FRISCO, Texas – Here is a look at the two matchups I think will have the biggest impact on Thursday's outcome between the Cowboys and Redskins.
Dallas Cowboys WR Dez Bryant vs. Washington Redskins CB Bashaud Breeland
The last time these two clubs met, Bryant was targeted 12 times. Of those 12, seven targets were at Breeland, who allowed four receptions. What was surprising about those targets was how Breeland was playing Bryant. He was backed off, giving him plenty of space in the route.
That's a sharp contrast to how Josh Norman played Bryant, just inches from his face. Bryant had two targets against Norman and ended up without a reception.
In studying tape of Breeland this past week against the Packers, he was in more press coverage than he was off. He did a nice job of crowding Jordy Nelson and Randall Cobb. The tactic worked well, as both receivers combined just six total receptions. Just watching Breeland play, he looks far more comfortable playing when he is in a press position than he does when he is off. His technique is better when he can get his hands on the receiver. He wants to be physical and mix things up. When he is off, it takes him out of that type of game.
Dallas likes to move Bryant around to keep him away from coverages designed to take him out of the game. It's rare that Norman will leave his left cornerback spot, but there were times where defensive coordinator Joe Barry did travel him to mark Bryant, so that's always a possibility.
With a short week, I think that Barry will stick to his game plan and ask Breeland to play more press man and be the guy to try to deal with Bryant in this game.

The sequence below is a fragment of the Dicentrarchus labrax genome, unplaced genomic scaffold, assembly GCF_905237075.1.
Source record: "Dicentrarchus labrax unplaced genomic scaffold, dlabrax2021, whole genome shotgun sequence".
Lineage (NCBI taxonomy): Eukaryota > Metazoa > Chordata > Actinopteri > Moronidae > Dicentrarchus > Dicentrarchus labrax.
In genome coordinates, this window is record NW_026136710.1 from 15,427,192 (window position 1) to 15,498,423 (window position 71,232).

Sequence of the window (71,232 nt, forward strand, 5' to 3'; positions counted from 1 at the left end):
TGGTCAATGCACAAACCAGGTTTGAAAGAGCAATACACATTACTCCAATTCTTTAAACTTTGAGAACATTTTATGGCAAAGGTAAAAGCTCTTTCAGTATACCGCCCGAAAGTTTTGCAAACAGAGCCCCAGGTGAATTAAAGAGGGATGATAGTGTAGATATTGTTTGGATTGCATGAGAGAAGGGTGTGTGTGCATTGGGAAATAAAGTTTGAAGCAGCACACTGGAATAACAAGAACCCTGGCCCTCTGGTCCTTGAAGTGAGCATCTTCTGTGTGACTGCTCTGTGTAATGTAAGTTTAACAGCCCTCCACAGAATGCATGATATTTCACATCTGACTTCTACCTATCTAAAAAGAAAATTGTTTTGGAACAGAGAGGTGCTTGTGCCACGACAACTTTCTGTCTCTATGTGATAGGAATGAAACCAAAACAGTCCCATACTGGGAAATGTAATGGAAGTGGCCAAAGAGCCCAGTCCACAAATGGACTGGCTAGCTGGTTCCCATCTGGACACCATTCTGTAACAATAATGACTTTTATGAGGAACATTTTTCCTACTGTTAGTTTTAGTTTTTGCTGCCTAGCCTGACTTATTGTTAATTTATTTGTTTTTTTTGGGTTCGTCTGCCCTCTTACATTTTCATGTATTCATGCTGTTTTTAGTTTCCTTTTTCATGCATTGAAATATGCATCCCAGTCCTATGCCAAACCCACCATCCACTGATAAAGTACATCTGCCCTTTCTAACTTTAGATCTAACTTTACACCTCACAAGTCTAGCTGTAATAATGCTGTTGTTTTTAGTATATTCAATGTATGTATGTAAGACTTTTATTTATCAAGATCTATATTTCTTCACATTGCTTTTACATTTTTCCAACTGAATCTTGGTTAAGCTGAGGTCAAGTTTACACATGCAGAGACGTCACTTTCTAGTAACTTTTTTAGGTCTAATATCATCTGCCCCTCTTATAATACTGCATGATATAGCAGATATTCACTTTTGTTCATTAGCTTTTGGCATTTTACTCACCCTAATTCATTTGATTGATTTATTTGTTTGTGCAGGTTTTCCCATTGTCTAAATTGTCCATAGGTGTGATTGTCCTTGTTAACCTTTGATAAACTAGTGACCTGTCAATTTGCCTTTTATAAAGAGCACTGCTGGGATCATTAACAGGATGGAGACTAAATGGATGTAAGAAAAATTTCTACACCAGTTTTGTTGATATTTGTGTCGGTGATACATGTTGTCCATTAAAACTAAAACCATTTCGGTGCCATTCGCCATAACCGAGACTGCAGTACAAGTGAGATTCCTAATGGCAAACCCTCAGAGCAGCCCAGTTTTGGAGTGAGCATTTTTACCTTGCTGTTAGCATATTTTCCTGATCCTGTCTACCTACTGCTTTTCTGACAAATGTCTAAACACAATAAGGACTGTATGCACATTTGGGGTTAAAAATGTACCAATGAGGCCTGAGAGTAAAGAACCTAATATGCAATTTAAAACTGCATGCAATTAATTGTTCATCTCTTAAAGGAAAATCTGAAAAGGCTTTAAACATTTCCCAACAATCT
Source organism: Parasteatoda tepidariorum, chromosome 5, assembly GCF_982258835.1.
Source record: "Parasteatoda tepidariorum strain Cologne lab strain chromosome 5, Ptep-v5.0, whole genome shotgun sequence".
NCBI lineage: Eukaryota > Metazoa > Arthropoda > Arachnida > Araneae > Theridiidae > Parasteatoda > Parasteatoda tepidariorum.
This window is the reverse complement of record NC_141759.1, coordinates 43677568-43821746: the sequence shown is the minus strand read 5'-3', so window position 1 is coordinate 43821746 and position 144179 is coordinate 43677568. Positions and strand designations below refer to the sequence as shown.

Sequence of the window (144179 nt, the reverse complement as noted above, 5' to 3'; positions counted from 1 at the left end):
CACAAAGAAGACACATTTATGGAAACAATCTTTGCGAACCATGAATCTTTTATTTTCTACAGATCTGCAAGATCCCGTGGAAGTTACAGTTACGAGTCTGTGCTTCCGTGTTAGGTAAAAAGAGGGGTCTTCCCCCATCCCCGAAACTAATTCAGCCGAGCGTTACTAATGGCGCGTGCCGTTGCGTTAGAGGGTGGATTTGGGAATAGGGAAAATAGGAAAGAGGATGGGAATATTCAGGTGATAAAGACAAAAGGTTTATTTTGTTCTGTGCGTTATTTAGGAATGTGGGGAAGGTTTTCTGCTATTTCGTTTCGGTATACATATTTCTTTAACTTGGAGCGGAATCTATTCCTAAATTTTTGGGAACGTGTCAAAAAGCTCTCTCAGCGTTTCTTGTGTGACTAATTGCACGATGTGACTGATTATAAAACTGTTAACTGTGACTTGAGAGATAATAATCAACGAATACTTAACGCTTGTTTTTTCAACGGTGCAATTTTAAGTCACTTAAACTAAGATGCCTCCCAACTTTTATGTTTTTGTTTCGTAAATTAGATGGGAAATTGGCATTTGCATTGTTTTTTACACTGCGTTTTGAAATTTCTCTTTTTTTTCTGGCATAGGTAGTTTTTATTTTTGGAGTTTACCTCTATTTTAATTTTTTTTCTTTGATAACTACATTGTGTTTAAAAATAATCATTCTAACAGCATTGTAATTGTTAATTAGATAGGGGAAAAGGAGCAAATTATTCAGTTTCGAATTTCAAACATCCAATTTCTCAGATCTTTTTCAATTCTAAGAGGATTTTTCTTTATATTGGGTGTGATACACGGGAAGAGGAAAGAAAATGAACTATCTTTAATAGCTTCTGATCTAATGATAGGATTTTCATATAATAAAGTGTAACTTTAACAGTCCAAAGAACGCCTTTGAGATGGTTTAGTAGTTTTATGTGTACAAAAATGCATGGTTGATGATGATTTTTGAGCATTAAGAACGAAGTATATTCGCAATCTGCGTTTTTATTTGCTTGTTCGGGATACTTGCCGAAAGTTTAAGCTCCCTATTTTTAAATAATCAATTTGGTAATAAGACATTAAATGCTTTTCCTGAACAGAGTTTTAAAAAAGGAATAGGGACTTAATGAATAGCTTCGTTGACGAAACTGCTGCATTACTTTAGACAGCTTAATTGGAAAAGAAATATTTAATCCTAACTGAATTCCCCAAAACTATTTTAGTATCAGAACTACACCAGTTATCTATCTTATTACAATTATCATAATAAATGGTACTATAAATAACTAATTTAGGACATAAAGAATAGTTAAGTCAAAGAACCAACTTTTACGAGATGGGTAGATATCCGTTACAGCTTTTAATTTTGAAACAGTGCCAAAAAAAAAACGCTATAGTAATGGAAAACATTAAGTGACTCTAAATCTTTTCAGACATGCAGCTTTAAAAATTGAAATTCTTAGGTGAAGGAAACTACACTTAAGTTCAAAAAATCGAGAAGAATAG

Dallas Cowboys DE Tyrone Crawford vs. Washington Redskins OT Moses Morgan
In Week 2, this was the game where Tyrone Crawford started out at defensive tackle, then shifted outside to end. It was the Redskins' final drive when Crawford was able to beat Morgan around the edge for an eight-yard sack of Kirk Cousins.
Morgan is one of those tackles that has extremely long arms and he uses them to his advantage. He was a left tackle at Virginia but has been a right tackle in the NFL. He is at his best when he can extend those arms and keep rushers off his body. Where he gets in trouble and is broken down is when rushers get to him.
He has lower body stiffness, and he lacks the quickness to block edge speed if he is taken wide. He is not the best athlete among the Redskins' offensive linemen. He will drop his head and eyes in pass protection. He plays high and without knee bend at times in pass protection. Rushers can drive him back.
This is where I see Crawford taking advantage of him with his power. Even if Crawford can't mount much of a rush, driving Morgan back into Cousins is a way to affect him in the pocket. Forcing Cousins to throw over the top of him will cause some accuracy problems.
The game plan for Crawford is to win with his initial quickness due to the lack of Morgan's foot quickness. Crowd noise should also help Crawford, because Morgan will be forced to peek inside to try and see the snap.